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Zemrock v. Yankee Candle Co., Inc.

United States District Court, D. Massachusetts

February 7, 2017

BRENDA ZEMROCK Plaintiff,
v.
YANKEE CANDLE CO., INC., Defendant.

          MEMORANDUM OF DECISION AND ORDER ON DEFENDANT'S MOTION FOR SUMMARY JUDGMENT AND MOTION TO STRIKE (DKT. NOS. 79 AND 88)

          KATHERINE A. ROBERTSON United States Magistrate Judge.

         I. Introduction

         Defendant Yankee Candle Company, Inc. ("Defendant" or "Yankee Candle") has moved for summary judgment with respect to the multi-count employment discrimination complaint brought by Brenda Zemrock ("Plaintiff"), a former employee. Plaintiff has brought claims against Defendant for: (1) discriminating against her due to her disability in violation of the American Disabilities Act ("ADA"), 42 U.S.C. §§ 12101-12213, and its Massachusetts analog, Mass. Gen. Laws ch. 151B ("Chapter 151B"), by subjecting her to a hostile work environment, constructively discharging her, and failing to reasonably accommodate her disability; (2) retaliating against her in violation of the ADA, 42 U.S.C. § 12203; and (3) discriminating against her in violation of Chapter 151B by sexually harassing her, and aiding and abetting sexual harassment (Dkt. No. 22).[1]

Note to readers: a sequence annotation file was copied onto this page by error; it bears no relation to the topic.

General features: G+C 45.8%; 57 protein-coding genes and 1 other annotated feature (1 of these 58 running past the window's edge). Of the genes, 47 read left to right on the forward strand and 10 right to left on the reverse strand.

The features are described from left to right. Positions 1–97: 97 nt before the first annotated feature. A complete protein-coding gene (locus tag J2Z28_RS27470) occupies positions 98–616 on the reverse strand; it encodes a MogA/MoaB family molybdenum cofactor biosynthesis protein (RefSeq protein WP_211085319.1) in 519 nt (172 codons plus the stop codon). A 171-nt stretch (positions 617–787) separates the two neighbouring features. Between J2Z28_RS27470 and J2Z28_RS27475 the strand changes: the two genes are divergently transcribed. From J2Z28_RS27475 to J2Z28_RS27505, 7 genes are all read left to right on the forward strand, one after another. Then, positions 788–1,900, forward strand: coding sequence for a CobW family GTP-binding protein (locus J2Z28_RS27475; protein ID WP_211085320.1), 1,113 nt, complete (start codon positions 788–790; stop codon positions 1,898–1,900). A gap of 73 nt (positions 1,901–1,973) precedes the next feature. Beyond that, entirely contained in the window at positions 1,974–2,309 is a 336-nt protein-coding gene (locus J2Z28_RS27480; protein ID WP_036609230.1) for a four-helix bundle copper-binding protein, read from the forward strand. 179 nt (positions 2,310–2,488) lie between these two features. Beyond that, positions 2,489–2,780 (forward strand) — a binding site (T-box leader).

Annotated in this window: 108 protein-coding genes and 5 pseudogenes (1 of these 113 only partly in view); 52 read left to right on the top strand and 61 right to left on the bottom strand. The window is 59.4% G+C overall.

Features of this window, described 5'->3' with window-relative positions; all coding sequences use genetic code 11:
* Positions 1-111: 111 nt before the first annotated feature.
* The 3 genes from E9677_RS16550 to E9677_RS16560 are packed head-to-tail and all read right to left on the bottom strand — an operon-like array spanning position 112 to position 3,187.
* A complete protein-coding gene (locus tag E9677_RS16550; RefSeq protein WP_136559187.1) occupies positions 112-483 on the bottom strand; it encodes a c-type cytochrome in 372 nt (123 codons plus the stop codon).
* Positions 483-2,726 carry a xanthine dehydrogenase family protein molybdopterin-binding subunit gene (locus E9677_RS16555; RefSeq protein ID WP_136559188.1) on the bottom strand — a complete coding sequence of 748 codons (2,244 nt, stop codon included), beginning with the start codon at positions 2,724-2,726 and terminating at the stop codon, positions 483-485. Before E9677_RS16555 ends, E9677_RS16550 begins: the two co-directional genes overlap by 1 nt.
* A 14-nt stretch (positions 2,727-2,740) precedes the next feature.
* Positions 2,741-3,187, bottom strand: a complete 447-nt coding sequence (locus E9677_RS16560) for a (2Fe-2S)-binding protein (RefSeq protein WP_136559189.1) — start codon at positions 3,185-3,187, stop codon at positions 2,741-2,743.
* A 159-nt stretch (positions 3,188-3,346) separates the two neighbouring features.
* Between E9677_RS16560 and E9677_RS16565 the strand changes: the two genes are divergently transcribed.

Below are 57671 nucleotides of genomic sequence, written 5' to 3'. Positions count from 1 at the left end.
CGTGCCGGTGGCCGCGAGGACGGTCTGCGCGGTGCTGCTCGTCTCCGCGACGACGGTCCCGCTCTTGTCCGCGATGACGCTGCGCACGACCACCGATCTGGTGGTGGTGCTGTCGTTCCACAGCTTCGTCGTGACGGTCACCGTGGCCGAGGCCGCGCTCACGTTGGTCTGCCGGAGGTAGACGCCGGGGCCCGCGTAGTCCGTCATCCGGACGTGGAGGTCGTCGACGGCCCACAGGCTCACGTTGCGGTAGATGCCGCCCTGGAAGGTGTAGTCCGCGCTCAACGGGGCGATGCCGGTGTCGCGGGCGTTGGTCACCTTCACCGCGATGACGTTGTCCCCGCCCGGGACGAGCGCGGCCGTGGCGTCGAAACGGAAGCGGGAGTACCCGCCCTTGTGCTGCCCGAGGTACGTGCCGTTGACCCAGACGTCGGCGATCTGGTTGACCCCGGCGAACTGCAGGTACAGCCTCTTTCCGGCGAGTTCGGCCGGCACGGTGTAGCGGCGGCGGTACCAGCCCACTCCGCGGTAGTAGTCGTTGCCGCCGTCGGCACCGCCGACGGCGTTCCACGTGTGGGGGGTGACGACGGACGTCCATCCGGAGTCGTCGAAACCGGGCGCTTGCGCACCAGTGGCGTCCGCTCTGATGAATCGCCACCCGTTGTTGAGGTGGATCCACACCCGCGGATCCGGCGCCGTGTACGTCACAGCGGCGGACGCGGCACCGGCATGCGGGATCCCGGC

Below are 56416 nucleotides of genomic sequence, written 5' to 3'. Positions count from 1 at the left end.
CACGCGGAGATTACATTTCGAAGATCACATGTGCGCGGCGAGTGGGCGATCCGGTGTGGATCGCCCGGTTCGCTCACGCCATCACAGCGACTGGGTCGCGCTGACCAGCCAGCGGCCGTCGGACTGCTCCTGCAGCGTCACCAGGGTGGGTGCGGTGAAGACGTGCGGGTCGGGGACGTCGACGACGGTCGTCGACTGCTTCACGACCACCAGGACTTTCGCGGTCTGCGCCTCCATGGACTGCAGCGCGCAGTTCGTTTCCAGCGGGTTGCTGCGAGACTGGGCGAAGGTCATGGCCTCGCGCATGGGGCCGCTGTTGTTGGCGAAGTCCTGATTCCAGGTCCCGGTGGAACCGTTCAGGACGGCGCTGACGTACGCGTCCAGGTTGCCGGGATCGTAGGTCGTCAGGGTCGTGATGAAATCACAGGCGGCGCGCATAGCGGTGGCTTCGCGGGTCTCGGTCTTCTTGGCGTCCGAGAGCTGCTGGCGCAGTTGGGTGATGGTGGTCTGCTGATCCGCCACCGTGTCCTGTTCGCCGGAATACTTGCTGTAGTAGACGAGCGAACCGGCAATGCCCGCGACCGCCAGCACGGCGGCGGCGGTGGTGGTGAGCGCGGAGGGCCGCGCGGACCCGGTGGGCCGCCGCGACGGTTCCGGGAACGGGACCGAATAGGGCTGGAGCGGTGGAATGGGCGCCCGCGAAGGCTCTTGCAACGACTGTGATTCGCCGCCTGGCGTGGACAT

After the Massachusetts Commission Against Discrimination found probable cause (Dkt. No. 22 at 4 ¶ 33), Plaintiff removed her claims to this court and the parties have consented to the undersigned's jurisdiction. See 28 U.S.C. § 636(c); Fed.R.Civ.P. 73. Before the court is Defendant's motion for summary judgment, a hearing on which was held on October 25, 2016. Plaintiff filed an opposition to Defendant's motion for summary judgment, which included Plaintiff's supporting affidavit (Dkt. No. 86). Defendant moves to strike paragraph 14 of Plaintiff's affidavit based on its alleged conflict with her deposition testimony (Dkt. No. 88). The court ALLOWS Defendant's motion to strike (Dkt. No. 88), and does not consider paragraph 14 of Plaintiff's affidavit in its decision. For the reasons stated below, Defendant's motion for summary judgment (Dkt. No. 79) is ALLOWED in part and DENIED in part.

         II. Factual Background

         The court views the evidence in the light most favorable to Plaintiff, the nonmoving party. See Lipson v. Johnson & Wales Univ., No. 96-159B, 1997 WL 576397, at *2 (D.R.I. July 17, 1997) (citing Mesnick v. Gen. Elec. Co., 950 F.2d 816, 820 (1st Cir.1991)).